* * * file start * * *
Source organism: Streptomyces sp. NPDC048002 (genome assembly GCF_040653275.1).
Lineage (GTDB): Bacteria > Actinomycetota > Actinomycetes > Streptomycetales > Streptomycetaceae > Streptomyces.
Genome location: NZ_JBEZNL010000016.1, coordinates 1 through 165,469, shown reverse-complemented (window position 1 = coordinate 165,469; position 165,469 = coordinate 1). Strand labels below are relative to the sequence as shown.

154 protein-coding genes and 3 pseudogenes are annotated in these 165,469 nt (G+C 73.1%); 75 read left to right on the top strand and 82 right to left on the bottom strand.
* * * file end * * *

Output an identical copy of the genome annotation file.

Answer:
Source organism: Streptomyces sp. NPDC048002 (genome assembly GCF_040653275.1).
Lineage (GTDB): Bacteria > Actinomycetota > Actinomycetes > Streptomycetales > Streptomycetaceae > Streptomyces.
Genome location: NZ_JBEZNL010000016.1, coordinates 1 through 165,469, shown reverse-complemented (window position 1 = coordinate 165,469; position 165,469 = coordinate 1). Strand labels below are relative to the sequence as shown.

154 protein-coding genes and 3 pseudogenes are annotated in these 165,469 nt (G+C 73.1%); 75 read left to right on the top strand and 82 right to left on the bottom strand.